# Wrapping code (listings, verbatim, or other method) inside a newcommand

For some teaching I've been doing, I'd like to have code from two different languages side-by-side. To do so, I hacked together a newcommand which uses a tabular environment to arrange two verb environments, but the problems are myriad:

• Indentation can only be accomplished by changing spaces to ~'s

• Any math symbols have to be escaped with \, which requires knowing which ones to escape and which ones not to (can't escape the <'s for instance, otherwise it complains)

• The <- assignment operator gets changed into an upside down !- when compiled.

The listings environment doesn't work either. Error message is:

Runaway argument?
! Forbidden control sequence found while scanning use of \lst@next.
<inserted text>
\par
l.23 \codeListing{x <- y}{f(g(x))}


Here's some code to reproduce the problem:

\documentclass[english]{article}
\usepackage[latin9]{inputenc}
\usepackage{geometry}
\begin{document}

\newcommand{\codeListing}[2]{
\begin{tabular}{p{8cm} p{8cm}}
\begin{lstlisting}
#1
\end{lstlisting}
&
#2\tabularnewline
\end{tabular}
}

\section{verbatim test}
\begin{verbatim}
logLik <- function(x) {
y <<- x^2+2
return(sum(sqrt(y+7)))
}
\end{verbatim}

\section{codeListing test}
\codeListing{}{
logLik <- function(x) \{

~~y <<- x\^2+2

~~return(sum(sqrt(y+7)))

\}

}

\end{document}


Is there any way to make a newcommand wrap parameter-passed code? It doesn't have to be keyword-highlighted or do any of the other tricks that the fancier packages do; it just has to preserve whitespace and no interpret code as latex commands.

• You might want to use a minipage or parallel environment. Note also that listings and minted (and a few others) are specialized in printing computer code (which is closer to your need than verbatim). – ℝaphink Aug 13 '11 at 6:33
• @Raphink I think I tried listings a few months ago but it didn't handle R code well? Can't remember precisely. I'll take a look at the others. Thanks. – Ari B. Friedman Aug 13 '11 at 6:43
• You can define unsupported language when using listings package. Read its manual by typing texdoc listings in your DOS prompt. – xport Aug 13 '11 at 7:48
• @xport Thanks for pointing that out. It's been a few months since I tried making listings work but perhaps I'll give it another go. Is there any reason to prefer listings over minted or any of the others? – Ari B. Friedman Aug 13 '11 at 7:52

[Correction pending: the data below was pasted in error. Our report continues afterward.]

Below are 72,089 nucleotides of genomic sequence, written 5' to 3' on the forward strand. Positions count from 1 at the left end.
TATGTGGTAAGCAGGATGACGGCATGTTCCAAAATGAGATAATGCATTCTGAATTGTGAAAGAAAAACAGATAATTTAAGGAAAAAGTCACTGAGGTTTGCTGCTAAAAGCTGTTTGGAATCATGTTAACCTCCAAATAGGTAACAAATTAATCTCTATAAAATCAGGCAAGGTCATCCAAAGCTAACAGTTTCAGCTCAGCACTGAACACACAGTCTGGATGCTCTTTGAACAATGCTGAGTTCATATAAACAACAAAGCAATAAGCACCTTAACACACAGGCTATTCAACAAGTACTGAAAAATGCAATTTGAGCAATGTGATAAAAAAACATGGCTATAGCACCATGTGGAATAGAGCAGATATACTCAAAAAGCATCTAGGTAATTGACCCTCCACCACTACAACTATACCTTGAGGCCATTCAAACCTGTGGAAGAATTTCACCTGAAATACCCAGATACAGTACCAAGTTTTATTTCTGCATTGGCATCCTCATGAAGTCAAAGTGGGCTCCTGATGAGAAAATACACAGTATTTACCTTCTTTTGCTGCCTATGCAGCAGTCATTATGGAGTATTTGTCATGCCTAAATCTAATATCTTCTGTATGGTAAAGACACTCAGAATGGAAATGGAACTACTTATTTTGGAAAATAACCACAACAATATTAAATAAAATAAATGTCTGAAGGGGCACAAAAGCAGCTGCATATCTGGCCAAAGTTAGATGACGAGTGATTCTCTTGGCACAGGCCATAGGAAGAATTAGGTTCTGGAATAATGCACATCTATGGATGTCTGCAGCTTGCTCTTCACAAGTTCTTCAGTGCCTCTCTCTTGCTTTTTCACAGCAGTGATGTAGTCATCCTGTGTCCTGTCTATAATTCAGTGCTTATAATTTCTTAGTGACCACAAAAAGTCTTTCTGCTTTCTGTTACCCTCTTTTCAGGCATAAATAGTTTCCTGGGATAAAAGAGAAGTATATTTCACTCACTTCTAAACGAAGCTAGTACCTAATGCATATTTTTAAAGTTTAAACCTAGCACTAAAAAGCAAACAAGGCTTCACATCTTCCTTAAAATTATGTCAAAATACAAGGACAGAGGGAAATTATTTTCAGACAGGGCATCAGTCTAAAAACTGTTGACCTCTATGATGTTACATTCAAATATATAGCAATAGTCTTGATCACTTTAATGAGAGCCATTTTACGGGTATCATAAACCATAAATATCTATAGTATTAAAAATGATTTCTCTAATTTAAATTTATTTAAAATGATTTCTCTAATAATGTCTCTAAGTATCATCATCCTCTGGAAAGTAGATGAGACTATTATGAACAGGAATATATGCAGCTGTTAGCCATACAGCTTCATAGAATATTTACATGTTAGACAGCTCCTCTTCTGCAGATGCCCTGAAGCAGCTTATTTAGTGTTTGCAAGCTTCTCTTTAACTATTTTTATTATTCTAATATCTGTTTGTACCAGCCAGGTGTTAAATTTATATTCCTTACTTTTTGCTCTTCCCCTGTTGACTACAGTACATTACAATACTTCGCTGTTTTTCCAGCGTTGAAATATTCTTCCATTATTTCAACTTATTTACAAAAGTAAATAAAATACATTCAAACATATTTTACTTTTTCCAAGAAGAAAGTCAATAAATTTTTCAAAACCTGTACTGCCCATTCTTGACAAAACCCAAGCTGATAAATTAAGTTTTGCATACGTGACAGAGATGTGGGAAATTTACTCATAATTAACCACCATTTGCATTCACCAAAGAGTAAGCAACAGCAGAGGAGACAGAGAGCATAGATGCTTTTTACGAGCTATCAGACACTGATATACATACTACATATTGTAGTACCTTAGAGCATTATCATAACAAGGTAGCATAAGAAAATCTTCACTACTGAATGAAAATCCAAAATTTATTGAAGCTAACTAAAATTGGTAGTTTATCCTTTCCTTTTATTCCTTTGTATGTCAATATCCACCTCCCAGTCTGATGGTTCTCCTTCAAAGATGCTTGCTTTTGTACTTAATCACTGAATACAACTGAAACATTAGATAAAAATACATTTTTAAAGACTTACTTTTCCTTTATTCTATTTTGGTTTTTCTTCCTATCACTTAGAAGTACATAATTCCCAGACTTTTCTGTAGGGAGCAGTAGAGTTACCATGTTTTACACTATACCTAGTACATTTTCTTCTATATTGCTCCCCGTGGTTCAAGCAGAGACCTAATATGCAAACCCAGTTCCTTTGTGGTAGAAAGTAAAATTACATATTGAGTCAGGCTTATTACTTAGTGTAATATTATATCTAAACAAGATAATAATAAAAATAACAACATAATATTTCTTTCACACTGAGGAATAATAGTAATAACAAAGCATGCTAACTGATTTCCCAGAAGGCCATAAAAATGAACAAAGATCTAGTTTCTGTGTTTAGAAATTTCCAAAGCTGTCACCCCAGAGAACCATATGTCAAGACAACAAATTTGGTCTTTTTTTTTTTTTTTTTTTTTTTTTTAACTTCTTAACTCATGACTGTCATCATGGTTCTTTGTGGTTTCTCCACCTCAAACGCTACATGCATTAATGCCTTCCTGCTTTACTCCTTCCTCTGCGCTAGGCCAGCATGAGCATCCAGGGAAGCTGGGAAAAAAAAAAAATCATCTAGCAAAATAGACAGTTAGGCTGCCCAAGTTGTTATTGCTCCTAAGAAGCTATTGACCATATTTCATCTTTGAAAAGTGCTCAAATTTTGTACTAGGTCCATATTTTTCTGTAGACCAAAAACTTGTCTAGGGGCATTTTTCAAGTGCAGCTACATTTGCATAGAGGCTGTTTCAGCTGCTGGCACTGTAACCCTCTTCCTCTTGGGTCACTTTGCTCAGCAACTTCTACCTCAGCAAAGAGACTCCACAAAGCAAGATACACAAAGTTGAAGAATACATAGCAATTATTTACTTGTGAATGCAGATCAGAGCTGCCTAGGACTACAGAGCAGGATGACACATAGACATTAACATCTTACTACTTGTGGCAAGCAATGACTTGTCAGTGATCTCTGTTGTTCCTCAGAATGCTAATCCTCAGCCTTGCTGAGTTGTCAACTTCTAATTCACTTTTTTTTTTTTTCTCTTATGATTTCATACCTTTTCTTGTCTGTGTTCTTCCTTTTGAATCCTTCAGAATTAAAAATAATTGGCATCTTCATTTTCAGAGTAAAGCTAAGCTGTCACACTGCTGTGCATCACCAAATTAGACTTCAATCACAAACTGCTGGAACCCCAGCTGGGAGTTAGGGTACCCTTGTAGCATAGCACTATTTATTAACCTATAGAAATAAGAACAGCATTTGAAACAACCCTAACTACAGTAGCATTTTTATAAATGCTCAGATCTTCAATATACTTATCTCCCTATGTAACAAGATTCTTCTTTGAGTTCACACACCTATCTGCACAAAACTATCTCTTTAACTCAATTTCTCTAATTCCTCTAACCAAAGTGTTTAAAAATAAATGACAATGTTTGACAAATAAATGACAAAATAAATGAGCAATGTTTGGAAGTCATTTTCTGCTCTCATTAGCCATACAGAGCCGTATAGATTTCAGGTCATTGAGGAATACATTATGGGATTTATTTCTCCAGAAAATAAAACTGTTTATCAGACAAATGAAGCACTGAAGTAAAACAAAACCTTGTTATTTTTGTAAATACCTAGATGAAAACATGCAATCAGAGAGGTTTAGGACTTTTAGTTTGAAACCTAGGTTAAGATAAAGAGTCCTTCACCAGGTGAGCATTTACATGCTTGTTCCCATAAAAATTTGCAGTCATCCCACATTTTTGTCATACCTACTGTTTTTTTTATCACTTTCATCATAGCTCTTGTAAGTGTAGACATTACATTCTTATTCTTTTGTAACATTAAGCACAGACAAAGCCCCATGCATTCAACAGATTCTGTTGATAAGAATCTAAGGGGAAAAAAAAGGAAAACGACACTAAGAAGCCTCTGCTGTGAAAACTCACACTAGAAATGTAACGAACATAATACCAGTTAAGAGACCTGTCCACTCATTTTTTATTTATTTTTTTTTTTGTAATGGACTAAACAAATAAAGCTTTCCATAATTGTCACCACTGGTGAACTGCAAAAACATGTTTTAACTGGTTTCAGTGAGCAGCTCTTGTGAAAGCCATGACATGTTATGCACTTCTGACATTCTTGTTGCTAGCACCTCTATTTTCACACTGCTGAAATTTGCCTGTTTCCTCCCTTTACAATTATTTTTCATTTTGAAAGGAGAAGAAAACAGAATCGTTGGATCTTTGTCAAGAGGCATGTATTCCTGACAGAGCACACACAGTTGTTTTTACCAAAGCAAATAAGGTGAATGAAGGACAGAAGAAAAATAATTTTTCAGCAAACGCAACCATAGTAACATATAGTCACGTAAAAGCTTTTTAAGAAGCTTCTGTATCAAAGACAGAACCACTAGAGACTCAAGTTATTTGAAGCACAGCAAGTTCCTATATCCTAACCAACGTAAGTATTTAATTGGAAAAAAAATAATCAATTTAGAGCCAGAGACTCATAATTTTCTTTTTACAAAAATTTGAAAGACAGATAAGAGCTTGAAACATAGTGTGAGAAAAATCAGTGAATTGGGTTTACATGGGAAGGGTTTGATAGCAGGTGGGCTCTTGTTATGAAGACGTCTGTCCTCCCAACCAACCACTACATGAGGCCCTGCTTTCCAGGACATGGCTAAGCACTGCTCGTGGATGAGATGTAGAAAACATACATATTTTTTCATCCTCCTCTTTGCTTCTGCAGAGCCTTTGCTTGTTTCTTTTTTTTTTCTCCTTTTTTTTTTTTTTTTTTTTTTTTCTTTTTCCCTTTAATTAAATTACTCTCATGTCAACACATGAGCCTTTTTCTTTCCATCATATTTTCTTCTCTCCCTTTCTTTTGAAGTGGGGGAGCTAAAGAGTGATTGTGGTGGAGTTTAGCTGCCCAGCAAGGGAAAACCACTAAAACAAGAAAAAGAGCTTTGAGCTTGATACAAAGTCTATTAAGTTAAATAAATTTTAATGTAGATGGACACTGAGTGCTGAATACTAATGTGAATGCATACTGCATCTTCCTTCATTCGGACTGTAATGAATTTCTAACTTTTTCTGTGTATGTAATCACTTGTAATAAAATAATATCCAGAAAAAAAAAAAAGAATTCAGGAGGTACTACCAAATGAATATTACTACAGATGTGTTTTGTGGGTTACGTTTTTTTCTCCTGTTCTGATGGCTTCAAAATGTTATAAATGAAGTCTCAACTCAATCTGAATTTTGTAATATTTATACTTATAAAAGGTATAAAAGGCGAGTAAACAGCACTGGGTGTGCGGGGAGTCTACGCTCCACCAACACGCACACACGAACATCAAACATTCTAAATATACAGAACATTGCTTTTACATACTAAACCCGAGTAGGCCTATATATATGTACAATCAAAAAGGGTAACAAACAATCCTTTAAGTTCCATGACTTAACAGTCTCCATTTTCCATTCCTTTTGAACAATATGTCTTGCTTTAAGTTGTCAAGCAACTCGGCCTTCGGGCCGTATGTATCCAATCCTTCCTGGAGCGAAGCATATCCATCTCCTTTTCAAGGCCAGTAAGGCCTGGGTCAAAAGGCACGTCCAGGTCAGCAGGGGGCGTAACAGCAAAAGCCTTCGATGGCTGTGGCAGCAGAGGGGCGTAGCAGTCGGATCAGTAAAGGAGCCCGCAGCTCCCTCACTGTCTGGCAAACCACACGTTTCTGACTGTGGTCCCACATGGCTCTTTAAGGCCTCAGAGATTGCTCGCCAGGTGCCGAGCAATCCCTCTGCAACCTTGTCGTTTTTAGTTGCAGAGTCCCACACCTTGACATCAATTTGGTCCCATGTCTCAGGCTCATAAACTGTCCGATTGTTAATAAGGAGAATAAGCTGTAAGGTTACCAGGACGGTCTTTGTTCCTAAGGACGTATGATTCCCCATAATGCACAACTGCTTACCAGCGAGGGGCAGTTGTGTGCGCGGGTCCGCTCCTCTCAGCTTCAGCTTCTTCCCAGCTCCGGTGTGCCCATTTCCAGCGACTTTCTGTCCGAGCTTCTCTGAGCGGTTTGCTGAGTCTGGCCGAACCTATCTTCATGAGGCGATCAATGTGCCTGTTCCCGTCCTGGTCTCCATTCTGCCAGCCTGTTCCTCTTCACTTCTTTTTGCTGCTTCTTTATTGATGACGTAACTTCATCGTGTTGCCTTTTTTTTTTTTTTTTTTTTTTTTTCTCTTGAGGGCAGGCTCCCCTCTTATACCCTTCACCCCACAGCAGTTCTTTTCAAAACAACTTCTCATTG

We recently considered adding some support for verbatim arguments to xparse. Starting from roughly 15/08/2011 (on the svn, not yet on CTAN), you can define a command with any combination of optional, mandatory and verbatim arguments. Each command defined with xparse has an argument signature which indicates what kind of argument it expects (the most common are m for normal mandatory argument, o for optional, s, for an optional star). With the new argument type, for instance, \verb would have a signature {sv}: an optional star followed by a verbatim argument.

For your case, I think a good idea is to give the signature { O{} +v O{} +v } to \codeListing:

• #1, optional argument = options given to the first listing (default empty);
• #2, verbatim argument = contents of the first listing;
• #3, optional argument = options given to the second listing (default empty);
• #4, verbatim argument = contents of the second listing;

The + mean that the next argument is "long". For non-verbatim arguments, this means that they may contain more than one paragraph. For verbatim arguments, it currently means that they may contain line-breaks, contrarily to the normal \verb command.

[Apart from the use of xparse, I based the example on Mike Renfro's answer.]

\documentclass{article}
\usepackage{xparse}
\ExplSyntaxOn
\NewDocumentCommand {\codeListing} { O{} +v O{} +v }
{
\begin{table}[h]\centering
\begin{tabular}[width=\textwidth]{ll}
\newlinechar=\endlinechar
\exp_args:Nx \scantokens
{
\string\begin{lstlisting}[\unexpanded{#1}]
#2
\string\end{lstlisting}
&
\string\begin{lstlisting}[\unexpanded{#3}]
#4
\string\end{lstlisting}
}
\end{tabular}
\end{table}
}
\ExplSyntaxOff
\usepackage[a4paper,margin=2cm]{geometry}
\usepackage{listings}
\usepackage{xcolor}
\usepackage{lipsum}
\begin{document}
\lipsum[1]

\codeListing[language=C,backgroundcolor=\color{yellow!30}]$#include <stdio.h> int main(void) { printf("Hello world\n"); return 0; }$[language=C++,backgroundcolor=\color{red!20}]$#include <iostream> using namespace std; int main() { cout << "Hello World!" << endl; return 0; }$

\lipsum[2]

\end{document}

• This will break if one of the verbatim arguments includes a } won't it? Is there any plan to allow abritrary argument delimiters? – Seamus Aug 15 '11 at 15:44